Archives for posts with tag: rebuilt

There’s something very cool going on. All over the world small shops are taking advantage of the fruits of industrial production (like an abundance of vehicles and interchangeable parts), injecting them with fresh ideas, and rebuilding them through small-scale production. ICON in Southern California does it by turning old Land Cruisers into highly capable, high-spec wonders. Another So-Cal company, Singer, does it by reimagining the air-cooled 911.

Singer strips the car down to its frame, then cherry picks the best oem and specialty components from the model’s long history, to create the ultimate 911. They even go so far as to reshape the curves and forms of the car itself. They do what we all do when we modify our trucks: that is, build a vision of the perfect vehicle.

It’s industrial design taken back to the level of craft. That is, the design takes place, not in a remote studio, but in the same place where the thing is built. Design and manufacture are fused together. The results are extraordinary.

Read the whole post here.

This is a “Spotted” post but in this case the seller of this beautifully restored FJ45 Troopy spotted me (or the site rather). It’s WCXC’s first seller submission. Here’s the story:

The seller states that this right-hand-drive, 1984 Toyota Land Cruiser FJ45 Troopy started its life in Australia where it racked up only 127,000 km (~79, 400 miles). In 2011, it was legally imported into the U.S. and given a ground-up, frame-off restoration during which the frame and body were stripped, chemical dipped, and epoxy sealed. The frame was then painted with POR-15, and the body got a fresh respray. Truck has clocked 600 km (~375 miles) since then.

The seller also reports that the engine, the venerable 4.2-liter 2F, was rebuilt, balanced, and blueprinted. A new H55F, 5-speed manual transmission was fitted and mated to custom drive shafts. The suspension is an Old Man Emu system, fitted with heavy springs, and greasable shackles and spring pins. The addition of custom sway bars are said to virtually eliminate body roll while cornering. The seller further reports that the axles, differentials and transfer case have all been refreshed with new Toyota parts. Six new 33″ BFGs round out the picture — no pun intended.

Up front, the ARB bull bar is ready for your choice of winch. Out back, a dual swing-away bumper, carries two spares and a Hi-Lift jack (not pictured but said to be included). The roof and doors are removable.

Perhaps the biggest change from stock is the conversion to a dual-fuel system, meaning the truck can run on propane or gasoline. The big advantage of propane is significantly reduced vehicle emissions. Cleaner burning fuel also means a cleaner, longer lasting engine. On the downside, propane packs about 25% less power per gallon than gasoline does. It also sells for about 25% less than gasoline, based on national averages. According to Petersen’s 4Wheel & Offroad propane’s relative lack of punch should only result in a 10% drop in mileage. But a 10% mileage loss at a 25% savings means you’ll still come out ahead. With 12 gallons of gasoline, and 15 gallons of propane on board, the range should be an improvement over the stock 22 gallon tank.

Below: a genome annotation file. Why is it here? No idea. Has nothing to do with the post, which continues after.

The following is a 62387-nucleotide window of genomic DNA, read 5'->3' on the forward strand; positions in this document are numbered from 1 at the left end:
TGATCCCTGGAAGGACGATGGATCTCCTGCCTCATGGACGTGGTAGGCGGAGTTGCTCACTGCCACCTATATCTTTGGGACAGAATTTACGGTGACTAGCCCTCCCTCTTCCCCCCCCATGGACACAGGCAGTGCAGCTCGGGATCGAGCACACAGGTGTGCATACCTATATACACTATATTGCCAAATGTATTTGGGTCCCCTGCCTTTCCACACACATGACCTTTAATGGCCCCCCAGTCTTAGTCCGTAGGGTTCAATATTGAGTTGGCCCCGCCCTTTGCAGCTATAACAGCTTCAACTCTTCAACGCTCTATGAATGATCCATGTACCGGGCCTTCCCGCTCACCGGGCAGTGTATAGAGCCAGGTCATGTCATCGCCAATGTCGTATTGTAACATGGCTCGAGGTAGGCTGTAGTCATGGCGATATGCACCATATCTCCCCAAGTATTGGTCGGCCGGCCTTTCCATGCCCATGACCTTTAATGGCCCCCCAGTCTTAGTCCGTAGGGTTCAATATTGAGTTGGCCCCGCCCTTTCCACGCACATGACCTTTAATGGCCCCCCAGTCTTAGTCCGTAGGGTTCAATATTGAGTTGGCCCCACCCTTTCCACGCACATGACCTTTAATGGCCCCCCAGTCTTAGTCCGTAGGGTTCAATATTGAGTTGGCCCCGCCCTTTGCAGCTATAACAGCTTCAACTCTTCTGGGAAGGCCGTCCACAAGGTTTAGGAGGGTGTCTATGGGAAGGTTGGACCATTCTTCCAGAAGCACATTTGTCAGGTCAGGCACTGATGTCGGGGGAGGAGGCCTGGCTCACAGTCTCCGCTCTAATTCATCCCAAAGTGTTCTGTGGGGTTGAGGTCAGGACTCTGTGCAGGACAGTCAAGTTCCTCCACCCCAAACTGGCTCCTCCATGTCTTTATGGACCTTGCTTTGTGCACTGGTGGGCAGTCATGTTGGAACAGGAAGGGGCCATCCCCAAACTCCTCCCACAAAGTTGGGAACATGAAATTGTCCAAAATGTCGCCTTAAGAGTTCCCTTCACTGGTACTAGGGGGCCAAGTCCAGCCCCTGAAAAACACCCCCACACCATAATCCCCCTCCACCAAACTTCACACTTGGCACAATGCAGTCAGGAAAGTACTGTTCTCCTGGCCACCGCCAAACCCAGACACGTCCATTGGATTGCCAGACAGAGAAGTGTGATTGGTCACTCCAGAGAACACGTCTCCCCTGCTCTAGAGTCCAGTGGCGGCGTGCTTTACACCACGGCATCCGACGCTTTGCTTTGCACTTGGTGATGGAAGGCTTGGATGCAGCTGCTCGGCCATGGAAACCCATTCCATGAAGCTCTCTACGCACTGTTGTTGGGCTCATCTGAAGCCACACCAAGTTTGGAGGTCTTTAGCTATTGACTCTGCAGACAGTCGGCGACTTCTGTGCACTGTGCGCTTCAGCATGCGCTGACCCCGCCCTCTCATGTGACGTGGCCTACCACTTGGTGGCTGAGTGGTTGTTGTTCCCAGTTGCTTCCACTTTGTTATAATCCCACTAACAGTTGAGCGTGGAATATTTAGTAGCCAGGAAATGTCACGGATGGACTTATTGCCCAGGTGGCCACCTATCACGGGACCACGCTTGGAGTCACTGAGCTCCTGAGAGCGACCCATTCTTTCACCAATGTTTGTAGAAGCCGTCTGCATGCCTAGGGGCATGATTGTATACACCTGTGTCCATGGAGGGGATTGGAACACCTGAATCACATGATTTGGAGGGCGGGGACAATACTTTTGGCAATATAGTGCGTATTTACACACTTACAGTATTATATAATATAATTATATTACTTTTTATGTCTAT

The seller goes on to say that throughout the $72,000 restoration, every nut, bolt, seal, and bearing on the truck was replaced — nothing was left untouched. The result is an almost 30-year-old truck that looks like it just rolled off the showroom floor.

The cost of this beige beauty with comfortable seating for eleven? Significantly less than cost of the restoration at $55,000. Given what restored FJ40s have been selling for at auction lately, this Troopy seems like quite a deal.

Click here to email the seller directly. The truck is located in northern Colorado.

Link resources: Photobucket Gallery

Don’t miss all the photos after the jump. Read the rest of this entry »

This 1990 Toyota Land Cruiser FJ62 was treated to a Stage 2 restoration at Southern California’s premiere Land Cruiser specialist, TLC, in 2001 according to the seller on ebay. Included in the rebuild was a fully-integrated 5.3L Vortec V8 (churning out 285hp and getting better mileage than stock) and a set of ambulance doors. The cost of all this work is reported to have exceeded $100k.

It’s now for sale in North Carolina. This looks like a great opportunity to own rebuilt Land Cruiser from the best in the business, without the high price of entry or long wait times.

The bidding currently stands at $23,100 with six days left on the clock.

Here’s a link for more photos.

Link trail: Bring a Trailer > ebay